Lansing – A federal judge on Wednesday dismissed a whistleblower lawsuit against Flint Mayor Karen Weaver filed by a former city official who alleged she was fired for raising alarms over possible misuse of water crisis contributions.
Former City Administrator Natasha Henderson sued Weaver and Flint in May 2016, claiming she was wrongfully terminated two days after sending then-city attorney Anthony Chubb an email asking him to look into an “allegation of unethical conduct” by Weaver.
But District Court Judge Sean Cox permanently dismissed the three-count complaint, ruling Henderson did not prove Weaver knew of her complaint before firing her.
“The Court concludes that Henderson has not produced sufficient circumstantial evidence from which a reasonable jury could infer that Weaver knew of Henderson’s complaint to Chubb before she fired Henderson,” Cox wrote.
It’s one of two prominent whistleblower suits filed against Weaver, who took office in November 2015 in the midst of the Flint water contamination crisis and faces a recall election this fall. Former City Attorney Stacy Erwin Oakes was fired in January and sued Weaver in April.
Weaver denied Henderson’s claims when she filed the lawsuit, calling it “outrageously false” and accusing Henderson of trying to “taint” her as she worked to address the city’s public health crisis. She echoed those comments Wednesday, saying she is thankful the case has been dismissed.
“As I said from the beginning, the accusations made were ridiculous and completely false,” the mayor said in a statement. “I am relieved to be vindicated of these outrageous allegations. It is sad when people do things to try to assassinate a person’s character, but I am grateful the truth has finally been revealed.”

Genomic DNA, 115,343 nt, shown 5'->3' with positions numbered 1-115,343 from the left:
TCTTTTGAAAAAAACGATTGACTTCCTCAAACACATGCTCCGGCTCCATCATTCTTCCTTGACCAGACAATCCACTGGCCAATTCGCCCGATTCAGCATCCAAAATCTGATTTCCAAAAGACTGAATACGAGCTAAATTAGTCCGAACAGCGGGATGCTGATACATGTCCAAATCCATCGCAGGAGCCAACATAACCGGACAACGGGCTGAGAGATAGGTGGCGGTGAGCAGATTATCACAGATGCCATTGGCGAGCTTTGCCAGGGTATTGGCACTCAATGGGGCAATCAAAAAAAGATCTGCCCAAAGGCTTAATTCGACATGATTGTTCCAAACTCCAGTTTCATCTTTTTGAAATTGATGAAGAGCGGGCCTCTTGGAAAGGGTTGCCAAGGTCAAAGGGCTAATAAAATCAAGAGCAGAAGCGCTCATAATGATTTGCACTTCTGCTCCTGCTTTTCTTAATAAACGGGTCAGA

Henderson had emailed Chubb one day after a purported conversation with Weaver’s administrative assistant, Maxine Murray. Murray “fearfully” told Henderson that Weaver had asked her and a volunteer to direct water crisis contributions into the mayor’s political fund, Karenabout Flint, according to the lawsuit.
Chubb was serving as interim chief legal officer during Henderson’s suit and said he was seeking the permanent appointment. Henderson speculated he gave Weaver a “preview of information about her accused malfeasance” in order to “curry favor.”
But Chubb testified he did not tell Weaver about the matter before Henderson was fired. Henderson also told then-financial adviser Jody Lundquist, who similarly testified that she did not tell the mayor because she did not think it would be appropriate to do so.
“Henderson seeks to prove Weaver’s knowledge by circumstantial evidence,” Cox wrote.
The judge on Wednesday also dismissed a First Amendment claim by Henderson, ruling that her speech was not constitutionally protected because she was operating in an official government capacity, not as a private citizen.
Similarly, Cox ruled Weaver was entitled to “absolute immunity” against defamation claims by Henderson, who alleged the mayor made false statements about her after her firing.
“Weaver is entitled to immunity because her alleged statements were made in the scope of her executive authority,” the judge wrote in his 30-page opinion.